What could we possibly learn today from a painter in Ancient Rome who lived in 1508?
As it turns out, quite a lot. Whilst we strive to stay up-to-date with the latest technologies and marketing tactics, it’s important to also consider the timeless lessons that can be learnt from the greats of history. Michelangelo is one such story of a counter-intuitive thinker who was willing to risk it all to leave a legacy.
The lessons in his story could change the way you view the world…
When Pope Julius II asked a 33-year-old Michelangelo to paint the roof of the Sistine Chapel in Ancient Rome, the up and coming sculptor balked at the suggestion and was immediately reluctant. The young Michelangelo had devoted his life to becoming a master sculptor, he was not a painter and never had been. However Pope Julius II insisted and as such Michelangelo had no choice but to stop work on another project and begin a project that would see all of Rome become fascinated with what would eventually be unveiled. The year was 1508.
On the roof-high scaffolding that he himself had constructed, Michelangelo spent four years standing upright, painting over his head. To ensure the painting would be preserved for as long as possible, Michelangelo insisted on painting each brush stroke on to wet plaster that would often drip from the roof and into his eyes, causing him to eventually become blind in one eye.
These four torturous years would result in Michelangelo masterfully bringing together the then opposing worlds of religion, science, spirituality, history, art, and ultimately rebellion.
In this masterpiece, Michelangelo tells the story of nine scenes, each from the Biblical Book of Genesis, which tells the story of how the world was created. The scenes evolve from God first creating light and darkness, heaven and earth, to God creating man and woman with Adam and Eve and eventually following the story of Noah depicting how mankind had progressed imperfectly after God’s initial creation.
Perhaps the most interesting scene painted on the ceiling is the section called “The Creation of Adam” which at first glance shows God creating the first man, Adam. This particular painting shows God, surrounded by angels and slightly elevated, and Adam, each with their arms outstretched not quite touching, an element that is suggested to symbolise that man, while longing to touch God, may never fully accomplish the physical feat while he rests in the human form.
However when you look closer at the Creation of Adam, you see a message that Michelangelo left hidden in the plaster more than 500 years ago. Michelangelo has painted God and the angels surrounding him in the image of a human brain, something that at that time in Ancient Rome would have resulted in Michelangelo being executed for painting God in the anatomy of man, had it have been recognised by the eyes glancing up at it.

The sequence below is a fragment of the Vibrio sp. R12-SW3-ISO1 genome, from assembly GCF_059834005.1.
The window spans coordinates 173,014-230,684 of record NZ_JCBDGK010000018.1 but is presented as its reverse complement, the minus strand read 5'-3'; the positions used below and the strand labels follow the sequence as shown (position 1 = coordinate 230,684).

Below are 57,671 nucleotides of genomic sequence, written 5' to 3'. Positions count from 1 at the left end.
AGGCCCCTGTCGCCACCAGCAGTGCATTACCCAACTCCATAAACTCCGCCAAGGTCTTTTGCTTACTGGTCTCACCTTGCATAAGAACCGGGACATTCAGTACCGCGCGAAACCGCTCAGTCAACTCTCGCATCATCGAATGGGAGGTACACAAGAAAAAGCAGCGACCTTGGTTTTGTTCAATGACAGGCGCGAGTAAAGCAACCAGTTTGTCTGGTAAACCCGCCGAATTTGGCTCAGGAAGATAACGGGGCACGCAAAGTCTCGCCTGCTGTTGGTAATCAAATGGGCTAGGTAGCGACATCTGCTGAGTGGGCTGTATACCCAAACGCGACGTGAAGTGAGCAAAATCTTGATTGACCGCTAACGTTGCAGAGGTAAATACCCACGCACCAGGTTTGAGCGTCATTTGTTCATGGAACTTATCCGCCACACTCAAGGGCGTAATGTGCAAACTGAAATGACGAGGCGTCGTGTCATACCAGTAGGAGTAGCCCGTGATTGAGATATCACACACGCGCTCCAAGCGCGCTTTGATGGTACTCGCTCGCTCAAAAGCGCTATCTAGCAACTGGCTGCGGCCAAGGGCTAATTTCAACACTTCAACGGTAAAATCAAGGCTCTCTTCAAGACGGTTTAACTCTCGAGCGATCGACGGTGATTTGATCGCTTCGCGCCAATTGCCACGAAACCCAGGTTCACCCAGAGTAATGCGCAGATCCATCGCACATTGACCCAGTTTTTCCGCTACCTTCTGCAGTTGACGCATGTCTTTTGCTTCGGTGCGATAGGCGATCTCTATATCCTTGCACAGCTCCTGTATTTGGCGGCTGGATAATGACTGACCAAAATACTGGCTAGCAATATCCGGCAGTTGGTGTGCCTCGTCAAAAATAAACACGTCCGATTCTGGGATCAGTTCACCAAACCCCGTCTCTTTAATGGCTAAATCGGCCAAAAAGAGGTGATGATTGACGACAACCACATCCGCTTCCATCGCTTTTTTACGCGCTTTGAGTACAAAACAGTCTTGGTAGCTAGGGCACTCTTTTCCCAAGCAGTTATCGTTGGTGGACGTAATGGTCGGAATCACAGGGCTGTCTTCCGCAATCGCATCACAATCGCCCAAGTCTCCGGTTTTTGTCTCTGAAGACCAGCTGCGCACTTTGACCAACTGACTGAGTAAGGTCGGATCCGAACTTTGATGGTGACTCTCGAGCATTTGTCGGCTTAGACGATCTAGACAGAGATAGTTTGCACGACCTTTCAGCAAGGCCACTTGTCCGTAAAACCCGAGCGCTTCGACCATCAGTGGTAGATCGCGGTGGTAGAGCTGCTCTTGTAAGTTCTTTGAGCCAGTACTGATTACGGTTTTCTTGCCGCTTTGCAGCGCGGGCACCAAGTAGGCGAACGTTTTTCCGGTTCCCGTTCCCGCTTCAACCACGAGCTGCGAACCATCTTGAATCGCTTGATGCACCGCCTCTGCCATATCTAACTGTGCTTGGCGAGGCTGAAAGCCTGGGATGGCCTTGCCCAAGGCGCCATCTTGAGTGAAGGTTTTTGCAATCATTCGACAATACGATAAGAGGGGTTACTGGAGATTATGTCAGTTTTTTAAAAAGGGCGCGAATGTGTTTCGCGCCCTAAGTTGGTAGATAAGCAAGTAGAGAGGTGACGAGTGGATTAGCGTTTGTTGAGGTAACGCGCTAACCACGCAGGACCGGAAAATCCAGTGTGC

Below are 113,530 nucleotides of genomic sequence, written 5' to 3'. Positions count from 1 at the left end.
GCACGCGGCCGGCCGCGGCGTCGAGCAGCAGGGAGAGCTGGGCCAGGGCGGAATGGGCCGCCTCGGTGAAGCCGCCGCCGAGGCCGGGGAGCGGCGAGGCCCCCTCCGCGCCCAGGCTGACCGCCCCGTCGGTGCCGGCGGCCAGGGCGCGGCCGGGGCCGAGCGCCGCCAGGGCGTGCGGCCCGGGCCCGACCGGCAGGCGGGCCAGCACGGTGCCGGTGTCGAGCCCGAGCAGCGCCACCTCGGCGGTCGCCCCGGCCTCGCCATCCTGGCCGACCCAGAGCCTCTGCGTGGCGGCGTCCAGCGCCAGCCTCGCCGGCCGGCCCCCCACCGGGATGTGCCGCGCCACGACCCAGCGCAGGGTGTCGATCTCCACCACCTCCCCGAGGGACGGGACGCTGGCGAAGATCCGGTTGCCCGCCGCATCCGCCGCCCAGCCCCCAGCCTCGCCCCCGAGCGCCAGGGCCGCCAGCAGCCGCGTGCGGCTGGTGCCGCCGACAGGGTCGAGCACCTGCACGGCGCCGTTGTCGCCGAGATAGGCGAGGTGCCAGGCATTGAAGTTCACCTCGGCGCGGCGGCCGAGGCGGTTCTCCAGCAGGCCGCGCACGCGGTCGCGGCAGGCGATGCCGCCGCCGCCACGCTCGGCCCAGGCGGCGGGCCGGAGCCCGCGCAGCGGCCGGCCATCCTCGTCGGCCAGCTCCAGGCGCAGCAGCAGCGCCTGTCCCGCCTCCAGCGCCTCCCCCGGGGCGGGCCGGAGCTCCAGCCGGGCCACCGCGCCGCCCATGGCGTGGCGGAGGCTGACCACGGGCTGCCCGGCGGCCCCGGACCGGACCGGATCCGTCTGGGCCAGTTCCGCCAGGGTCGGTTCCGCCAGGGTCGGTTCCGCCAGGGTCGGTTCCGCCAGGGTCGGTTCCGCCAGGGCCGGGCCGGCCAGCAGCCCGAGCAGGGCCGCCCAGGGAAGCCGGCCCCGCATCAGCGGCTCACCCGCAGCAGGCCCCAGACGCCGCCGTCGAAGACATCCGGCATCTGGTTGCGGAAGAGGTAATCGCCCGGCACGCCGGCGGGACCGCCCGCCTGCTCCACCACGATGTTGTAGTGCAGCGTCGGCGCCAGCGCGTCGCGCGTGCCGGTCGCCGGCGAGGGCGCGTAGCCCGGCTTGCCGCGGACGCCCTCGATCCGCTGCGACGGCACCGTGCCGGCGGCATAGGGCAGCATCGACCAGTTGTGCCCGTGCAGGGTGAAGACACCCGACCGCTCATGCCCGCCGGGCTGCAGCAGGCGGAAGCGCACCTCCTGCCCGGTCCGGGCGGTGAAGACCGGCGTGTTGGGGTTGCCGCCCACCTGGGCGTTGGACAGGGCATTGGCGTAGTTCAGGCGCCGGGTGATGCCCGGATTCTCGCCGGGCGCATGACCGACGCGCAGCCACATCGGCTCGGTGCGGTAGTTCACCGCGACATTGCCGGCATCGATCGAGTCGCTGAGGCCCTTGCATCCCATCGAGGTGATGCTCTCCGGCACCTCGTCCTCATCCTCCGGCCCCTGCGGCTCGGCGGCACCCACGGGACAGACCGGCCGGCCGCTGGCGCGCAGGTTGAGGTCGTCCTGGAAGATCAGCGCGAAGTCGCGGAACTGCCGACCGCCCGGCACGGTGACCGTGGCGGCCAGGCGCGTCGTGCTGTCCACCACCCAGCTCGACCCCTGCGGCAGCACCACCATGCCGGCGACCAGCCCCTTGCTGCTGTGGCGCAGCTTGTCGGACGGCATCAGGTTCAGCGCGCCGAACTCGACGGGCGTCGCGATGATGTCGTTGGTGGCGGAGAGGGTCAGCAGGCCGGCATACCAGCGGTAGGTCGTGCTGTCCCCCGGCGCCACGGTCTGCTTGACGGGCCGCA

In Ancient Rome to dissect a human body, or to conduct an autopsy was illegal which meant very few people would recognise this image for what it was; a representation of the human brain. However, Michelangelo was not just a sculpture, he was also an anatomist. His knowledge of the body was impeccable, having studied anatomy his whole life in a bid to be able to better capture human beauty. He shared this background of anatomy with only one other artist of his time; Leonardo Da Vinci.
There is much speculation as to why Michelangelo risked his life on something as sacrilege as painting God in the form of the human brain, on the roof of a building which has significant meaning to the Catholic Church and indeed Ancient Rome – the Sistine Chapel is the very room in which the selection of each Pope is decided upon.
Michelangelo’s relationship with the Catholic church had been stretched for a long time. It is suggested that as a simple man who was true to his art, Michelangelo grew to dislike and often protest against the opulence and corruption of the Church at the time. Rather than look at the Church as a necessary pathway to reach God, Michelangelo was a very spiritual person believing that anybody could reach God or their ‘higher self’ directly, without the assistance of the Church.
Michelangelo was said to believe that God had not created man in his image, but rather man had created God in his.
What if Michelangelo, as all great artists do, was simply telling his truth?
What if this was his personal way to express his spiritual beliefs in a world where they were not yet acceptable to the status quo? A strong man grounded firmly in his principles, willing to risk his life to express his views in the only way he knew how; through his art.
Buddha once said, “With our thoughts, we create our world.” Perhaps Michelangelo believed this to be a literal principle, indicating that in his belief system we each create our own worlds according to our thinking and God is not something or someone seperate to ourselves but rather a higher energy that we are already intrinsicly connected with.
Perhaps this was a man with a highly evolved sense of spirituality, willing to risk his life to share his message, as many greats that have come since have also done. In Michelangelo we find a person willing to risk his life in order to fulfil his legacy.
The ceiling of the Sistine Chapel that was painted by an up-and-coming sculptor is today one of the most famous paintings in the world, each year attracting five million people who glance up and admire what one man painted more than 500 years ago.
In June of 2014, I was fortunate enough to be one of them and after learning about Michelangelo’s story, I resolved to be a person of firm principle unafraid of sharing my message with the world.